The marigold, resembling a bushy lion's mane, provides bright spots of tough, dependable color and gray-green, lacy leaves that will last through the heat of summer. Marigolds are great partners with tomatoes, discouraging any harmful pests and increasing growth success. There couldn't be a simpler, more practical annual plant.
Marigolds love soil rich with organic matter. Mix compost into your beds 6 to 10 inches deep prior to planting starts. Choose a location with good drainage and full sun. Leave 6 to 9 inches between French marigold varieties and up to 18 inches between the larger African hybrids.
Marigold seeds are some of the easiest annual flowers to start yourself. Sow seeds indoors as early as eight weeks before the last frost date. Germinate by sowing seeds in soil, covering lightly and keeping moist for up to two weeks. When seedlings are sturdy, transplant after all danger of frost is past.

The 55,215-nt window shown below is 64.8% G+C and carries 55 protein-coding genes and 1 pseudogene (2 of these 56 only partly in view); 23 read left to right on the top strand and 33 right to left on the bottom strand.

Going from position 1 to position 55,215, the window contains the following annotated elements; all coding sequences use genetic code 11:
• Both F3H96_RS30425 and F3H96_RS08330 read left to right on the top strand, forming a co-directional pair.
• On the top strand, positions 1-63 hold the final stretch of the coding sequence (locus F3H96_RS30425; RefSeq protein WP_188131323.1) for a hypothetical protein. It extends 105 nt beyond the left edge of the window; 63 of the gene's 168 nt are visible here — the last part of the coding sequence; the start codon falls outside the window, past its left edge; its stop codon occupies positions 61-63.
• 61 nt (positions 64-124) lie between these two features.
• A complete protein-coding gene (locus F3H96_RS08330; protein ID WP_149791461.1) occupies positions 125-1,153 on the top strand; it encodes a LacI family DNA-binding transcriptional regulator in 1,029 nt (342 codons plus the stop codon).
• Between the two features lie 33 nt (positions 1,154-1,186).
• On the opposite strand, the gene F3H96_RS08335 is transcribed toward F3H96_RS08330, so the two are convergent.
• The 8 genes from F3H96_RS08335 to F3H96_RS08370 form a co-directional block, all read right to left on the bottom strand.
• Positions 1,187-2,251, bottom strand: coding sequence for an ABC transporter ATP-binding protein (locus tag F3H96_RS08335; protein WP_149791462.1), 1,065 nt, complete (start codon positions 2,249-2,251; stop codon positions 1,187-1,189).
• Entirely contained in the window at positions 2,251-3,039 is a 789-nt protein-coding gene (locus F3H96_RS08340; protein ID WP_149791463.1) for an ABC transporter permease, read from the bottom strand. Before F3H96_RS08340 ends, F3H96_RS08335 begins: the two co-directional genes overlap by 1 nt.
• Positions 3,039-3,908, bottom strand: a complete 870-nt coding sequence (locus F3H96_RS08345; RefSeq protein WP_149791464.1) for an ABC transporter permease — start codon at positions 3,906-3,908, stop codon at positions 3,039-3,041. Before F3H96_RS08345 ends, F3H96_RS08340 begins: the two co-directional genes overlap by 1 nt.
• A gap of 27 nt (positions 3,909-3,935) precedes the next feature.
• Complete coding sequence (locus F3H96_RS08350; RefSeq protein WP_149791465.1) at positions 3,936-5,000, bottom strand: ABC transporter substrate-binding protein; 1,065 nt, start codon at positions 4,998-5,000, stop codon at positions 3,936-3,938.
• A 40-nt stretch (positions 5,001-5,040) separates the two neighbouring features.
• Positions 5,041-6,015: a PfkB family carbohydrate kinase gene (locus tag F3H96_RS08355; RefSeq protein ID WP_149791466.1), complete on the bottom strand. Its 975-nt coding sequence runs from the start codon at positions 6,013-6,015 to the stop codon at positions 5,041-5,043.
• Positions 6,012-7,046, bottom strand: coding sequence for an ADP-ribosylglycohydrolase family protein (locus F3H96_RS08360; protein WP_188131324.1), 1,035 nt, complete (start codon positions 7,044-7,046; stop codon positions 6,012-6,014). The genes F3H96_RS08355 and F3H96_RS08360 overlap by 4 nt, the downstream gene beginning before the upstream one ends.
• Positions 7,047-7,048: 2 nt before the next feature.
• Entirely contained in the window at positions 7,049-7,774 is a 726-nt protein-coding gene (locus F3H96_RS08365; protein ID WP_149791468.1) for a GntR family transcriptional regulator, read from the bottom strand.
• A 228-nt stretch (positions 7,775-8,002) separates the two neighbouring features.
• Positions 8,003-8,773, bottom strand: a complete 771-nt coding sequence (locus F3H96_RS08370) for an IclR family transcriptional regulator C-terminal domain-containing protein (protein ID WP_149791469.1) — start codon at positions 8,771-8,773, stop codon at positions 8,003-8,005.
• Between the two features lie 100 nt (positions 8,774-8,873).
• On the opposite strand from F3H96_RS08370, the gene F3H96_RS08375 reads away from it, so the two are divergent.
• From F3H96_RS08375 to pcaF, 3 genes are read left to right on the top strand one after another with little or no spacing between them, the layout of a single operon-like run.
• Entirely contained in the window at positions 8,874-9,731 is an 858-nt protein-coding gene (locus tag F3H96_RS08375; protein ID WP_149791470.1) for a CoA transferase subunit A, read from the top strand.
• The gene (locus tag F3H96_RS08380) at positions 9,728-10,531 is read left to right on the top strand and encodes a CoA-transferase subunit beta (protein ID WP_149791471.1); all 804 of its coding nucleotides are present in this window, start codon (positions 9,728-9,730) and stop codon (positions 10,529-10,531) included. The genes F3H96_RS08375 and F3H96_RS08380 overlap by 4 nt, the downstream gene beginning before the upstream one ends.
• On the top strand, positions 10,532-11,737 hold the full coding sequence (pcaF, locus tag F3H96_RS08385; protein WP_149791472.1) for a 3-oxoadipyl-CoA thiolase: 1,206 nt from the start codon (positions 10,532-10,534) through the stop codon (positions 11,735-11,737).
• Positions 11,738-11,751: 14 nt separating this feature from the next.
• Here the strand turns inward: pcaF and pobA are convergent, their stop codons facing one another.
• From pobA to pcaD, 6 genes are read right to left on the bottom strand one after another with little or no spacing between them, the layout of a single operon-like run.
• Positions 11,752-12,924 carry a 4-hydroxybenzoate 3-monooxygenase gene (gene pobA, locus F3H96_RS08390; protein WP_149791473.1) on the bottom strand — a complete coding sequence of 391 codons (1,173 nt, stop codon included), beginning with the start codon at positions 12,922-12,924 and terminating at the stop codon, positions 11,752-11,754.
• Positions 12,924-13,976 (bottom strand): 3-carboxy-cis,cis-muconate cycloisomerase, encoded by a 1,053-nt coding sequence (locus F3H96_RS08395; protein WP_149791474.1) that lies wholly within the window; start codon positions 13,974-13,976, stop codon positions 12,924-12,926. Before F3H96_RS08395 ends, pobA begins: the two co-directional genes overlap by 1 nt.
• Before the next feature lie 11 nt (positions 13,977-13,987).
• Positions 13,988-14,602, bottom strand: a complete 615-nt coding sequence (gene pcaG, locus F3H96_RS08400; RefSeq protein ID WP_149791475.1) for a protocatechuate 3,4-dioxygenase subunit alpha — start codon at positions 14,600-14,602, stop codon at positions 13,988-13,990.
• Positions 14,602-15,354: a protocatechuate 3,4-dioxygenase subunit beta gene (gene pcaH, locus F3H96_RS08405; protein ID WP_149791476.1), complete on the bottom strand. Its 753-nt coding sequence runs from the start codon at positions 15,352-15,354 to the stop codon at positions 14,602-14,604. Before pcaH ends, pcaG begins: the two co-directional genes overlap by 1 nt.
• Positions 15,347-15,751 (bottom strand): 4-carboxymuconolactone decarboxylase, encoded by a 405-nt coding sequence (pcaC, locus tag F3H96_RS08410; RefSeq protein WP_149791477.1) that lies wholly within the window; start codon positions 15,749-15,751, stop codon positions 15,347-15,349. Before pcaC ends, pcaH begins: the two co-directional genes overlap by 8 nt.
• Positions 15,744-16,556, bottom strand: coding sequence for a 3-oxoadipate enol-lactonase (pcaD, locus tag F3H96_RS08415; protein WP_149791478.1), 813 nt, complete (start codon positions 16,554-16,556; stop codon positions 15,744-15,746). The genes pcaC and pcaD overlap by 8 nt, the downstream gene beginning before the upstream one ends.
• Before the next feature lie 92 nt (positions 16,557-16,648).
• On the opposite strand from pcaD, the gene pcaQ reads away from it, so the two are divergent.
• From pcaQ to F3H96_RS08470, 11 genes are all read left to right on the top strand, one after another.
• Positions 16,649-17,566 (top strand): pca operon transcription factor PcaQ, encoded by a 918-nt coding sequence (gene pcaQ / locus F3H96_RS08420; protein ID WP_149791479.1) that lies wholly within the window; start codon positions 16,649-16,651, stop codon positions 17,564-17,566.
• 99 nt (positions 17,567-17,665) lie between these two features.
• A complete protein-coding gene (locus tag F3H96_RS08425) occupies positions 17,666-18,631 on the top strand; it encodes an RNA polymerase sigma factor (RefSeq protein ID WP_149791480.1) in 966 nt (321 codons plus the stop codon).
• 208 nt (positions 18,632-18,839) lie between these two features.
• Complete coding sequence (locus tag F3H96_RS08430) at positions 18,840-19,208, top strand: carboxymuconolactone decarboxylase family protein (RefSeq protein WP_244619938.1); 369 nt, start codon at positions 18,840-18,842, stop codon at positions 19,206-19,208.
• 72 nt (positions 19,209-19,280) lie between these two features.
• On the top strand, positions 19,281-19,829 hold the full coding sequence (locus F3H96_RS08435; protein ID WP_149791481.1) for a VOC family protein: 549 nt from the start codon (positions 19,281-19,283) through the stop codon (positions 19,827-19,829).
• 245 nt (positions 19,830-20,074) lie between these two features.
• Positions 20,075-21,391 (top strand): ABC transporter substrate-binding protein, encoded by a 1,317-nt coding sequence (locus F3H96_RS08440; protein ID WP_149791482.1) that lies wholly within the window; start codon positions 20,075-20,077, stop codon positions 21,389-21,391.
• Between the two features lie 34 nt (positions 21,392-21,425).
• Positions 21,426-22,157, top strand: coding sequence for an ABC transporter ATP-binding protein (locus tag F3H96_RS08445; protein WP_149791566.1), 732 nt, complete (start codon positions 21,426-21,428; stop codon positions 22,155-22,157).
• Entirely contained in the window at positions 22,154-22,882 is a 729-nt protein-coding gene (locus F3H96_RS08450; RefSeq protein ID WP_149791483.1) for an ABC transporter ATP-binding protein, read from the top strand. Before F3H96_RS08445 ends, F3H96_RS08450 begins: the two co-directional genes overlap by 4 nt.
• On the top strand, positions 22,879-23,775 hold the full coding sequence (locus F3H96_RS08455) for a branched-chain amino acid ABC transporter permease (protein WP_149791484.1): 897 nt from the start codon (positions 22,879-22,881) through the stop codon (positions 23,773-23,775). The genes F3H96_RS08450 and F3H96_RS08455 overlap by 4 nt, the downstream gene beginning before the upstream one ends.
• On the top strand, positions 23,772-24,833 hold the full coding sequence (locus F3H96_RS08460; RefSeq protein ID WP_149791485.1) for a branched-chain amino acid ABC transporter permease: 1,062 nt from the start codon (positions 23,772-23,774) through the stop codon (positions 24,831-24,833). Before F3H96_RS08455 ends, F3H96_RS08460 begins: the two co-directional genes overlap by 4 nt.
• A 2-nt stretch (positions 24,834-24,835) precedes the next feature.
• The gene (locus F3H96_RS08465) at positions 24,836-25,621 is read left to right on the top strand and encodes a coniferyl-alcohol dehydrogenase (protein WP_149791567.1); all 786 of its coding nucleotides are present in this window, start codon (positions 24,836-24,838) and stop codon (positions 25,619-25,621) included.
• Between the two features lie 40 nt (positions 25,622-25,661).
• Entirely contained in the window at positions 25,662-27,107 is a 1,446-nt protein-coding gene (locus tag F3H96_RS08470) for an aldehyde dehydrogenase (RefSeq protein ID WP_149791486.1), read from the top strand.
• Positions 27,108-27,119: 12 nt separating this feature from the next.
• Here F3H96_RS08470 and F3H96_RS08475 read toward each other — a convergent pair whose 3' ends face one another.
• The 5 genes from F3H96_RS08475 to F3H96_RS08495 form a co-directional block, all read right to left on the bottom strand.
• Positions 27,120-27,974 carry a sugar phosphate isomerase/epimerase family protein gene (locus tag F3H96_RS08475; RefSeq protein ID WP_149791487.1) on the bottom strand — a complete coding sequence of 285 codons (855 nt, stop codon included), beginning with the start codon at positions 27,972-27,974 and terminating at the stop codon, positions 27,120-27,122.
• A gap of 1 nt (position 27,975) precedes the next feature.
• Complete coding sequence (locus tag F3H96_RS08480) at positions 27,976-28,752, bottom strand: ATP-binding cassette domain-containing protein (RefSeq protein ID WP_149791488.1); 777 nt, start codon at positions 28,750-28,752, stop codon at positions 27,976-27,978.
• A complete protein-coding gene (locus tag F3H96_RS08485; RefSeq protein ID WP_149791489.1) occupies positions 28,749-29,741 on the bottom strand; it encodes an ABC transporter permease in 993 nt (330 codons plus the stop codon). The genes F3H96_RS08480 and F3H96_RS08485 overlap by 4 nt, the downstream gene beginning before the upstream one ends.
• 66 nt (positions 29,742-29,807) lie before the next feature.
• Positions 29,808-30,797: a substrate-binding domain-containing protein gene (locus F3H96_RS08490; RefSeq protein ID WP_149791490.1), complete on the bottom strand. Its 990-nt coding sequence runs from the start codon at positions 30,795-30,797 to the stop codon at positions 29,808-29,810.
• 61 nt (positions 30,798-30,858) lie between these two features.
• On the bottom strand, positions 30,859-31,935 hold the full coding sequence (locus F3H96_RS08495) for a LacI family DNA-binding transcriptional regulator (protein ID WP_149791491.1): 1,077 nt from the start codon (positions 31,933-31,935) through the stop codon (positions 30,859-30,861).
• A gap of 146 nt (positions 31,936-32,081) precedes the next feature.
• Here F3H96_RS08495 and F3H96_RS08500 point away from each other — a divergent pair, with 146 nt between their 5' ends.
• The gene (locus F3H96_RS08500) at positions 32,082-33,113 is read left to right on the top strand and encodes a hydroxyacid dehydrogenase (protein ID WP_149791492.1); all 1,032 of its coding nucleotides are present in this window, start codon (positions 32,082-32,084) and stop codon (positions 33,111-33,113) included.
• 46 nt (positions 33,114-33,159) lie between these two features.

Marigolds require little maintenance aside from deadheading old blooms. Pinch spent blooms just below the bud to encourage new growth and more flowers. Tall varieties can be staked with garden dowels or canes and tied loosely with twine to prevent buckling or felling during storms.